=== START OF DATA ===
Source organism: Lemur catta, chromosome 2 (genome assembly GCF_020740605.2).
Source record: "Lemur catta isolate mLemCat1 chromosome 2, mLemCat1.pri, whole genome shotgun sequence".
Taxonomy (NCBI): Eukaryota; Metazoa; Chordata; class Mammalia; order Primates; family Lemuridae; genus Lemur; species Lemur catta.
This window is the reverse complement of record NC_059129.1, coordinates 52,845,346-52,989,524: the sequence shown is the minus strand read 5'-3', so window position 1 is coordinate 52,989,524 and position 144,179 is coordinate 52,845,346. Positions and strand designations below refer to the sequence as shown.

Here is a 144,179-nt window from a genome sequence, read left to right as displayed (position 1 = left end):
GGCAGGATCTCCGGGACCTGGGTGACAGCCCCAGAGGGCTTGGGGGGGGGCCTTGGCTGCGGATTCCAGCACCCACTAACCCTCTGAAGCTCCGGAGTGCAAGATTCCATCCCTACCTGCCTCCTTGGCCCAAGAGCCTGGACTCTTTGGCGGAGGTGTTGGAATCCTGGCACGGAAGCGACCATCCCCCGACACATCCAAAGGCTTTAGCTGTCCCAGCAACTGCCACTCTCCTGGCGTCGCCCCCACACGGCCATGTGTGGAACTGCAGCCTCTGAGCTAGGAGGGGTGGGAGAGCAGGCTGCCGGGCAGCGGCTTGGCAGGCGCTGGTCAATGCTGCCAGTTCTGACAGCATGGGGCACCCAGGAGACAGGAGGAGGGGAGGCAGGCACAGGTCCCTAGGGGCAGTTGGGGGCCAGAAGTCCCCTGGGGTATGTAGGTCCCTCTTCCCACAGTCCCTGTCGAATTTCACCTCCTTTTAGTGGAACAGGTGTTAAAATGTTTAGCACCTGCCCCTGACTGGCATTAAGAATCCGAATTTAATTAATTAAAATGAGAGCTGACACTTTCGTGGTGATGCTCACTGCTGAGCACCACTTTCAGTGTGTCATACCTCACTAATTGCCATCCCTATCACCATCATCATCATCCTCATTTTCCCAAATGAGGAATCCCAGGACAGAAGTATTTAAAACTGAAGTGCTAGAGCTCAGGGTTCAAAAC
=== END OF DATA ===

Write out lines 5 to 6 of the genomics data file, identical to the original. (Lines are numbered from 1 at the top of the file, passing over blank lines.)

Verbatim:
Here is a 144,179-nt window from a genome sequence, read left to right as displayed (position 1 = left end):
GGCAGGATCTCCGGGACCTGGGTGACAGCCCCAGAGGGCTTGGGGGGGGGCCTTGGCTGCGGATTCCAGCACCCACTAACCCTCTGAAGCTCCGGAGTGCAAGATTCCATCCCTACCTGCCTCCTTGGCCCAAGAGCCTGGACTCTTTGGCGGAGGTGTTGGAATCCTGGCACGGAAGCGACCATCCCCCGACACATCCAAAGGCTTTAGCTGTCCCAGCAACTGCCACTCTCCTGGCGTCGCCCCCACACGGCCATGTGTGGAACTGCAGCCTCTGAGCTAGGAGGGGTGGGAGAGCAGGCTGCCGGGCAGCGGCTTGGCAGGCGCTGGTCAATGCTGCCAGTTCTGACAGCATGGGGCACCCAGGAGACAGGAGGAGGGGAGGCAGGCACAGGTCCCTAGGGGCAGTTGGGGGCCAGAAGTCCCCTGGGGTATGTAGGTCCCTCTTCCCACAGTCCCTGTCGAATTTCACCTCCTTTTAGTGGAACAGGTGTTAAAATGTTTAGCACCTGCCCCTGACTGGCATTAAGAATCCGAATTTAATTAATTAAAATGAGAGCTGACACTTTCGTGGTGATGCTCACTGCTGAGCACCACTTTCAGTGTGTCATACCTCACTAATTGCCATCCCTATCACCATCATCATCATCCTCATTTTCCCAAATGAGGAATCCCAGGACAGAAGTATTTAAAACTGAAGTGCTAGAGCTCAGGGTTCAAAAC